After hearing a murder over the phone, Mike Shayne searches for the killer
Woken by the telephone, Mike Shayne is disoriented. Though he has been alone since his wife was murdered, he has not gotten used to sleeping by himself. The voice on the other end of the telephone snaps him back into reality. It’s his friend Clem Wilson, calling from a filling station outside of Miami, and there is terror in his voice. He has time for just a few words before Shayne hears the crack of broken glass and the thud of a falling body.
By the time he reaches the filling station, the police are already there and Wilson has two bullets in his chest—and either of them would have been enough to kill him. Clem Wilson was mixed up in something he couldn’t handle, and if Mike Shayne can’t set aside his grief and unravel the mystery, his friend will not be the last to die.
Heads You Lose is the 8th book in the Mike Shayne Mysteries, but you may enjoy reading the series in any order.
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Heads You Lose
A Mike Shayne Mystery
By Brett Halliday
MysteriousPress.com/Open Road Integrated MediaCopyright © 1956 Brett Halliday
All rights reserved.
Michael Shayne moaned and jabbered in his sleep. A faint and insistent ringing disturbed him. Subconsciously he reached out a long arm and his hand fumbled over the night table beside his bed. A glass clattered to the floor. He threw back the covers and sat up in bed, yawning widely.
The faint sound of the telephone persisted, and slowly he remembered why it was so muffled and far away. The instrument was in the other room and the bedroom door was closed. He couldn't reach out and lift it from the night table any more. That was in the other apartment one flight up where he had lived with Phyllis before her death.
Remembering sent a surge of pain through Shayne and cleared his sleep-drugged mind. He reached for the switch above the bed and flooded the room with light, clawed knobby fingers through his coarse red hair and swung his feet to the floor. Barefooted and in pajamas, he padded into the adjoining room to answer the monotonous summons.
He growled, "Hello," into the mouthpiece.
An excited voice said, "Hello ... hello! That you Mike Shayne?"
"Yeh. It's me."
"This here's Clem. Clem Wilson. You know ... the filling station out on the trail."
"Sure. I know. What the hell ...?"
"Look, Mike, I got to see you right now. You got to hurry or it may be too late."
"But it's midnight," Shayne protested. "I was catching up on my sleep."
"You ain't asleep now," Clem Wilson yelled. "You got to come right now. I tell you, by God, I got something ..." The vibrant and urgent appeal broke off suddenly.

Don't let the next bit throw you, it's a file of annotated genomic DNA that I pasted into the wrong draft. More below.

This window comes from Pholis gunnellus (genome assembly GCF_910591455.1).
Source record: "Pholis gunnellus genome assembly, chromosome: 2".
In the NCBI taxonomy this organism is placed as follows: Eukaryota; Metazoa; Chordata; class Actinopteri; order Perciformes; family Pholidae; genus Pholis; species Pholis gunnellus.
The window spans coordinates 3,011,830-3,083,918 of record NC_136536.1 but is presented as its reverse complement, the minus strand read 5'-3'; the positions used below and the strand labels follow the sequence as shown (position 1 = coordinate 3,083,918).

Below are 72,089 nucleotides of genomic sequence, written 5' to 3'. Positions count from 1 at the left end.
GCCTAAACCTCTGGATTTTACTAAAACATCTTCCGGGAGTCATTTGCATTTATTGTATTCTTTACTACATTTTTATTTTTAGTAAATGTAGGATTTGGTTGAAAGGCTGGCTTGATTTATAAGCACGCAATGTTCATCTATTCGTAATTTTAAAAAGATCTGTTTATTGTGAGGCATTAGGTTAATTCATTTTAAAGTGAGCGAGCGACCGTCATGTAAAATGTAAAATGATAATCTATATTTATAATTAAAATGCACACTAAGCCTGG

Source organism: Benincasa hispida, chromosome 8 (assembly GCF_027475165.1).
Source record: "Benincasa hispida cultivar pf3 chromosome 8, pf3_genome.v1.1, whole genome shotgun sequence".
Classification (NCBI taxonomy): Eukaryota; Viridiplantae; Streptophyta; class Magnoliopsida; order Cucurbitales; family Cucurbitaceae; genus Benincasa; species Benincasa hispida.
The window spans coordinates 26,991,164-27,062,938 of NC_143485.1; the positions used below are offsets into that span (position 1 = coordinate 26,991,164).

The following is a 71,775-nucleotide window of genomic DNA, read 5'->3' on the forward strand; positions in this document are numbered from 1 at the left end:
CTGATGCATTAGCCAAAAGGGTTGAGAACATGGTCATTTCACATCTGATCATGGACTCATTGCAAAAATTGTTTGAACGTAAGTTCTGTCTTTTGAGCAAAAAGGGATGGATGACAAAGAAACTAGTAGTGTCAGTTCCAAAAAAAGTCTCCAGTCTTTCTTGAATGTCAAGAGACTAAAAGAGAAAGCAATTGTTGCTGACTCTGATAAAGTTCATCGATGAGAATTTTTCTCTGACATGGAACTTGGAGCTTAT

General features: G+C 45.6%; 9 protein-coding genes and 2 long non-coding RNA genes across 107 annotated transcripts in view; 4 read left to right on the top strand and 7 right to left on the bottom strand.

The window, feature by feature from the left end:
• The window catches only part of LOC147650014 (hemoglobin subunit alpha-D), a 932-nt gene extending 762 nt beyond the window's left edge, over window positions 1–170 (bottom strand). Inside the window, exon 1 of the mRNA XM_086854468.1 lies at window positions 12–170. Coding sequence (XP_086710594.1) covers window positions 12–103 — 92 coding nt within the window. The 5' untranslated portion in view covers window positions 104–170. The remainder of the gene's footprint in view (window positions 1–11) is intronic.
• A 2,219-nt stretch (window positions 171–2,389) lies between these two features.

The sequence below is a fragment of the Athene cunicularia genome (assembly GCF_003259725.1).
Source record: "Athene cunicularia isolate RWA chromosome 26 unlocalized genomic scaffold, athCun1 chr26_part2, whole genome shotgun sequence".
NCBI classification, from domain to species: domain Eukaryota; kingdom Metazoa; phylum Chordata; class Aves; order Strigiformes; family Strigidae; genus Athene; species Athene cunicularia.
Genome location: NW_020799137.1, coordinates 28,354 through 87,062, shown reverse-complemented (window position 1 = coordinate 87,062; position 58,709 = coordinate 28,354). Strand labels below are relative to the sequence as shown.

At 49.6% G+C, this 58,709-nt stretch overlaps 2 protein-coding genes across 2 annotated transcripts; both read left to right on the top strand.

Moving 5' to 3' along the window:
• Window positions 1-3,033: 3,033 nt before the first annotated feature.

Shayne said impatiently, "Clem ... are you still there?"
"Right here." Wilson spoke in a swift, shaky undertone. "I got to hang up. That's him comin' back. If he catches me telephonin' ..."
A crash as of broken glass jangled in Shayne's ear, followed by a dull thud, like the sound of a falling body. He yelled, "Clem! What's happening out there?"
Pressing the receiver hard against his ear, he heard the faint creak of a door and footsteps coming nearer to the instrument at the other end. Then, shatteringly loud in the receiver came the sharp crack of a pistol. Almost immediately the line was closed by the harsh bang of the receiver being replaced on Clem Wilson's telephone.
Shayne's angular features tightened, deepening the hollows in his cheeks. He held the connection down hard for an instant, lifted it and spoke tersely to the clerk at the switchboard: "Get the police quick! There's trouble out on Tamiami Trial ... the first filling station this side of the Wildcat. Get that? Somebody's been shot out there. And get my car out, Tommy. I'll be down soon as I can dress."
He slammed the receiver up and trotted into the bedroom, stripping off his pajama coat as he ran. He snatched up his clothes and flung himself into them, paused long enough to slide a bottle of cognac into a side pocket of a belted trench coat. Grabbing a soiled and much-abused felt hat, he jammed it down over his uncombed hair and slammed the door shut behind him.
The clock in the apartment lobby pointed to ten minutes past midnight when he strode from the elevator. The night clerk, a round-faced young man, leaned eagerly over the desk and reported:
"I called the police right away, Mr. Shayne. And one of the boys is getting your car. What's happened this time? What's going on?" His blue eyes shone with hero worship for the tall, lanky detective, and with curiosity.
"I'm afraid a friend of mine has just got himself murdered, Tommy. Did you tell the cops the first filling station this side of the Wildcat?"
"I sure did, Mr. Shayne," Tommy answered vigorously. "Was it the man who rang you so long?"
Shayne nodded. "Did you talk to him?"
"Only to tell him you didn't answer your phone. But he told me to keep on ringing. I noticed he sounded terribly excited and he said it was awfully important, so I kept on trying to get you."
Shayne fingered a cigarette from a pack in his pocket, frowned heavily at it and struck a match. He said somberly, "If I'd answered the phone sooner it might not have happened. I've got to start leaving the door open." He shrugged wide shoulders and set his jaw in a hard line. He started toward the door, hesitated, and half-turned to say, "See about getting my telephone moved to the bedroom."
Turning back, Shayne met a youth running through the front door. Breathlessly the boy announced, "Your car's outside, Mr. Shayne. I got it quick as I could."
Shayne said, "Thanks," and longlegged through the door where his car waited with the motor idling. He slid behind the wheel and drove south over the Miami River drawbridge, keeping his headlights dimmed and holding his speed to twenty miles an hour in compliance with the strict dimout regulations. The street lights were blacked facing the ocean, but light from the landward side shone upon the street as he drove south along the palm-lined avenue.